Battle lines drawn in Democratic leadership race

They may not concur as to who should be the male Democratic district leader in the 60th Assembly District going forward, but the two candidates for the position agree that the race will be a “cordial” one.

Both the current District Leader, Ralph Perfetto, and his challenger, Kevin Peter Carroll, are going into the race on a positive note, even as Carroll positions himself as a future leader stepping up now, and Perfetto points to a long history of past accomplishments that, he believes, are reason enough for his re-election to the post.

“I consider him a friend,” averred Carroll, though, he added, “I am looking forward to a cordial but spirited race. It’s nothing new to me to run in an election, but I intend to win.”

“He said he reached out to me,” Perfetto remarked. “I remember one phone call and the next thing I knew, he had filed to run against me. It’s going to be a gentleman’s race,” he added.

Then, citing an email that Carroll’s campaign had sent when he made his candidacy official, Perfetto noted, “He had nice things to say about me, but there was no reference to my record. He referred to the fact that he’s the new generation. I guess I’m over the hill.”

Carroll, indeed, is one of the youngest activists in the neighborhood, at 23. And, he’s no novice to the political scene, having snagged the presidency of Brooklyn Democrats for Change, a local club, when he was 20. But, it wasn’t his peers who had carried him over the finish line. “I won it on the senior vote,” Carroll recalled.

Nonetheless, he says one of his goals is to make sure there is a new generation of activists ready to take over as the current generation bows out.

“I’m very concerned about what the future is going to look like in the Bay Ridge area and Brooklyn as a whole,” Carroll said. “It seems legislative bodies are almost in dysfunction, not because of our leaders here but it’s the nature of things and we don’t have leaders out there pushing issues, whether clean water or not allowing wine to be sold in grocery stores.”

“People say I’m a future leader,” Carroll went on. “I’m a leader today. It’s going to be people like me who take Bay Ridge and Brooklyn into the future and keep people active.” With fewer people involved, Carroll went on, “I’m trying to get younger people involved in organizations.”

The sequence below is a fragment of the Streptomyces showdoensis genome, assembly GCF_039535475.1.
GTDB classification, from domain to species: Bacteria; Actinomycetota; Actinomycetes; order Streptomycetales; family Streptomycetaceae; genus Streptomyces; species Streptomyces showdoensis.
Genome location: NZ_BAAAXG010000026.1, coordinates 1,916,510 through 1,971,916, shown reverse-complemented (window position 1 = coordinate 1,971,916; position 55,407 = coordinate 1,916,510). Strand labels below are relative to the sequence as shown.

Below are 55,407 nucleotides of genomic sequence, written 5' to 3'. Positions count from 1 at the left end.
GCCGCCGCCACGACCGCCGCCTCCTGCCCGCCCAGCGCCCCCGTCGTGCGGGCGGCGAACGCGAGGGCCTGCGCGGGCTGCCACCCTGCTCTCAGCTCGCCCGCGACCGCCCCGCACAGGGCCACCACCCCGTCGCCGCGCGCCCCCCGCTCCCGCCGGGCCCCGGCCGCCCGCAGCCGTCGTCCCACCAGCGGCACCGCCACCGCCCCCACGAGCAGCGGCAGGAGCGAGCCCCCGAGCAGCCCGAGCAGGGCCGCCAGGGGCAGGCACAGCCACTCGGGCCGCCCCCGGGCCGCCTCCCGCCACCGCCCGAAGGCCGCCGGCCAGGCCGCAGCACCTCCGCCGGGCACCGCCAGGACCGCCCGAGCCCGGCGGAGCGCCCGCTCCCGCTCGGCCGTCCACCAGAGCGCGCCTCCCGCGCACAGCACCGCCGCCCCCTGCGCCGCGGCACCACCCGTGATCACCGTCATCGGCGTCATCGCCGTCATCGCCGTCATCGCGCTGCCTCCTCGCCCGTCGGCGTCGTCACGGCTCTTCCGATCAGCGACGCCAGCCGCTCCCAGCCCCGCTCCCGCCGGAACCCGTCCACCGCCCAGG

Perfetto, for his part, says he is content to, “let my record speak for itself. My constituent services I will put up against anybody’s. There have been so many things that I have worked on.”

With decades of advocacy and leadership under his belt – including 33 years with the Bay Ridge Mental Health Council, which he has been president of since 1987, and 19 years as a member of the board of the South Beach Psychiatric Center, which he has been president of since 1998 – Perfetto stressed, “If people feel I still have the energy to do the job, they’ll elect me. If they feel Kevin can do a better job, they’ll elect him.”

His longevity should work in his favor, Perfetto opined, recalling that when he considered running for the City Council back in 1977, he had “only lived in Bay Ridge for nine years, and they looked on me as an outsider.”

While Carroll is gearing up for the race against Perfetto, he told this paper that he had been hopeful that Perfetto would have supported his candidacy. “He told me a while back that he was going to support me, but that changed around October,” Carroll said, noting that, previously, Perfetto had told him that the current term would be his last.

“That changed recently, though he admitted to me he remembered the conversation we had,” Carroll went on.

In fact, Perfetto told this paper that he was running, at least in part, because of a commitment he had made. “Even if I wanted to retire,” he said, “I made a personal promise to stay in at least through December, 2010.”